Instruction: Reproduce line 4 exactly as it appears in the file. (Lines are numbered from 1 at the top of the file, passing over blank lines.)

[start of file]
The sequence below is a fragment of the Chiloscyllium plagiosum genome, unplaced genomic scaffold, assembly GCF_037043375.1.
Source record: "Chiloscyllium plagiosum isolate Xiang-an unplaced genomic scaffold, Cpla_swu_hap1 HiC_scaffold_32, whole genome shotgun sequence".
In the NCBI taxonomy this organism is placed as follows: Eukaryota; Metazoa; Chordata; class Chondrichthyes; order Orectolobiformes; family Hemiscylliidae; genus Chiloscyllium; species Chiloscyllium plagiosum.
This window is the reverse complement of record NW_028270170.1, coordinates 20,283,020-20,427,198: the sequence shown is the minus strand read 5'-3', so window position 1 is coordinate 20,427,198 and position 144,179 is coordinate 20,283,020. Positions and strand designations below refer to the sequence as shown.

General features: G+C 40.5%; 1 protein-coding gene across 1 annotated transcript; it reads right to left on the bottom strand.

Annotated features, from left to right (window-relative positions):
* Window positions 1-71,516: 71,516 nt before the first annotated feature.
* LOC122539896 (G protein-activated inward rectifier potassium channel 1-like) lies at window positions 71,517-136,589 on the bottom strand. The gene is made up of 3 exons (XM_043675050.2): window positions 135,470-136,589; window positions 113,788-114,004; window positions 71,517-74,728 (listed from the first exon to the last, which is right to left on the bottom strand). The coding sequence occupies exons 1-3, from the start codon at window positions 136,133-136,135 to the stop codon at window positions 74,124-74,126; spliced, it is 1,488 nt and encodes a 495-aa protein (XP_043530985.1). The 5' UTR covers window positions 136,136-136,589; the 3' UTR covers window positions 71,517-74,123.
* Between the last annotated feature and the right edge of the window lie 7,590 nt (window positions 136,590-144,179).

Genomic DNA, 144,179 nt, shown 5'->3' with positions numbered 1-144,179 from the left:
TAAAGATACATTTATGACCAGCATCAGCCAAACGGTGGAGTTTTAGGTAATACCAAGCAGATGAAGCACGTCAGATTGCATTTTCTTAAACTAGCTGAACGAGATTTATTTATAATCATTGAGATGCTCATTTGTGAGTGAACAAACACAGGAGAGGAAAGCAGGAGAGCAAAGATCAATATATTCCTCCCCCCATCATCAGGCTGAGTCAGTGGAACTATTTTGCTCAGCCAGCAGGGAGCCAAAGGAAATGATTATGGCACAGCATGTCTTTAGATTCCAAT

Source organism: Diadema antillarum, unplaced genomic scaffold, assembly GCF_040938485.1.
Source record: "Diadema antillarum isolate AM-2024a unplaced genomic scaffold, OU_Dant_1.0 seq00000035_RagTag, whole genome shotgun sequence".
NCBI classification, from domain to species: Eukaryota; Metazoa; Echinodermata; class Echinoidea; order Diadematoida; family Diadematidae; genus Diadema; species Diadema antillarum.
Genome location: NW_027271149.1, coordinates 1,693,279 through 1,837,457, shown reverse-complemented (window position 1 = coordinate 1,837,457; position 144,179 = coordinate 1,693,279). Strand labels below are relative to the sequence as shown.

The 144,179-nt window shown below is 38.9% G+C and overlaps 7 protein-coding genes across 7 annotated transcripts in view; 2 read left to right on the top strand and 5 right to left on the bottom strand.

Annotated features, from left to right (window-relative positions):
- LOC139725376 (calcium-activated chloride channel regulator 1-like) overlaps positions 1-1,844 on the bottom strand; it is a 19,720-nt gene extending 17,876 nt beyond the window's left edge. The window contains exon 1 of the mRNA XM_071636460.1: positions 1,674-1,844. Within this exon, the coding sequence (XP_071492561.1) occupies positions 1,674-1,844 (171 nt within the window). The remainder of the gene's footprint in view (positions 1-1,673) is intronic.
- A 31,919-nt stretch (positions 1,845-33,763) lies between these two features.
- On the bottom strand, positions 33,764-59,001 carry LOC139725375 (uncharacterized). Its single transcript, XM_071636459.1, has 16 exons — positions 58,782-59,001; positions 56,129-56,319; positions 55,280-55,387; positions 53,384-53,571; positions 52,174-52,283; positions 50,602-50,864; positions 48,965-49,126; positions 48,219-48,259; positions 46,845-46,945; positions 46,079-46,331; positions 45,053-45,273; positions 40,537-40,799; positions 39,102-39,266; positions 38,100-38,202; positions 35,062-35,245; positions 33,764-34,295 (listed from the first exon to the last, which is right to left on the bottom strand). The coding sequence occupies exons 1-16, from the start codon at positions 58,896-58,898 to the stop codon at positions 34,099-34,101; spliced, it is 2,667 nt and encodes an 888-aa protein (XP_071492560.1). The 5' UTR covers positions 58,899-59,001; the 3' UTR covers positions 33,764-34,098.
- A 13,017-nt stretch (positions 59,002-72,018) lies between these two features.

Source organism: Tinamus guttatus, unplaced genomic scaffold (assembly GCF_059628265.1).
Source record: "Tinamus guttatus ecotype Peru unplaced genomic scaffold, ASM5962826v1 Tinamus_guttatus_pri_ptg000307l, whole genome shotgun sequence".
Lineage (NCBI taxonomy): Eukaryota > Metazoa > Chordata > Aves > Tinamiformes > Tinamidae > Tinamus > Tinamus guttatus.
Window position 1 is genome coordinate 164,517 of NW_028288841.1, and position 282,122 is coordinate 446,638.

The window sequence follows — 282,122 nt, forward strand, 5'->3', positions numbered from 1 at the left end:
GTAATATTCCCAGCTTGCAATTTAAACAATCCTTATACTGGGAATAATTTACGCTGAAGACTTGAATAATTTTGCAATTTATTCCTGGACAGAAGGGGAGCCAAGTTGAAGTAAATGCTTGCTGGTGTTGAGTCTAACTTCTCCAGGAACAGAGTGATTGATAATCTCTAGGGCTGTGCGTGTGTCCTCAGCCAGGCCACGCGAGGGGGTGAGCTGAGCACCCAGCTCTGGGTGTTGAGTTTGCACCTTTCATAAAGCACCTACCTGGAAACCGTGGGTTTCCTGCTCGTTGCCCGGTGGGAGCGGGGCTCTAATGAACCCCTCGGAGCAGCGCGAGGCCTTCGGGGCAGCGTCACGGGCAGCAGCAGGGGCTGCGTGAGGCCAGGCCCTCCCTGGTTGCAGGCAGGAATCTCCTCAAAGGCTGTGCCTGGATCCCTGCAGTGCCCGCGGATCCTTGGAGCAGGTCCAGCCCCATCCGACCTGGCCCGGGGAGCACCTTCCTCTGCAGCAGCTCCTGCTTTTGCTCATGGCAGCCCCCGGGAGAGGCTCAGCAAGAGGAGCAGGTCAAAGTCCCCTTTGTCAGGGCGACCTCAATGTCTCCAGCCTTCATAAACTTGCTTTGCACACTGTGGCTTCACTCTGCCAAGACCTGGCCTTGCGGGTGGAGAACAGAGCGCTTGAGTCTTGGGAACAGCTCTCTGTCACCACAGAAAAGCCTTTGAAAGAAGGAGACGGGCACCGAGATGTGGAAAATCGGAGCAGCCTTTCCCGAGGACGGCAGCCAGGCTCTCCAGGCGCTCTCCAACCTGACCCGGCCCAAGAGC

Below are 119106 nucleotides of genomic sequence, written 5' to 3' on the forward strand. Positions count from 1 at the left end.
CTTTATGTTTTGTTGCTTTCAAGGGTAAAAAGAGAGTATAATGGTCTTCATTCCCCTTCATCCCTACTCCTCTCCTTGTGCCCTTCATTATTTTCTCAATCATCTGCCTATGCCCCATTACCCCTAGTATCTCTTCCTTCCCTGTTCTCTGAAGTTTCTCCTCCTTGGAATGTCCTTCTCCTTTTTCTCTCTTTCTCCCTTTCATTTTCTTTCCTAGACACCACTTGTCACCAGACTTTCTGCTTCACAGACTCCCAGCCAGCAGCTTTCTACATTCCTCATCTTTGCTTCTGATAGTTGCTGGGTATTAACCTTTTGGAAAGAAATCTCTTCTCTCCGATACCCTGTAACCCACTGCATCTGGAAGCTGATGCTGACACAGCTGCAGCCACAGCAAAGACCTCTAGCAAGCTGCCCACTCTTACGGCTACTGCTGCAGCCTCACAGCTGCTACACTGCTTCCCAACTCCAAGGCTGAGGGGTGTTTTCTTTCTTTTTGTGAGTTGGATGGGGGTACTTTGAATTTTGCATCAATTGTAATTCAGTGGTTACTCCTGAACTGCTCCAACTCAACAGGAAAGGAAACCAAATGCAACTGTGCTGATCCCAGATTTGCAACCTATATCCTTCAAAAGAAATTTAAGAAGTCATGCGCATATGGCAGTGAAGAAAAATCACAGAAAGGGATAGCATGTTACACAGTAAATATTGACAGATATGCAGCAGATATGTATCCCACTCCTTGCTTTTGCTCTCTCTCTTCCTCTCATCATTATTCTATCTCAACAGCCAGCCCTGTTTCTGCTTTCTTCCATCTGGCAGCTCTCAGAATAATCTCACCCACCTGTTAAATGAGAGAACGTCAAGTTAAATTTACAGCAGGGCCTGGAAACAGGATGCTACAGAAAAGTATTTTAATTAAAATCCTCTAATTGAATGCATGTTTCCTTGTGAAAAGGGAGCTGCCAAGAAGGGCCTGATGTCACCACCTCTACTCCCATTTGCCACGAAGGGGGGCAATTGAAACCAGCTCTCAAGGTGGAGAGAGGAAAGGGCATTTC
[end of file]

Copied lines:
This window is the reverse complement of record NW_028270170.1, coordinates 20,283,020-20,427,198: the sequence shown is the minus strand read 5'-3', so window position 1 is coordinate 20,427,198 and position 144,179 is coordinate 20,283,020. Positions and strand designations below refer to the sequence as shown.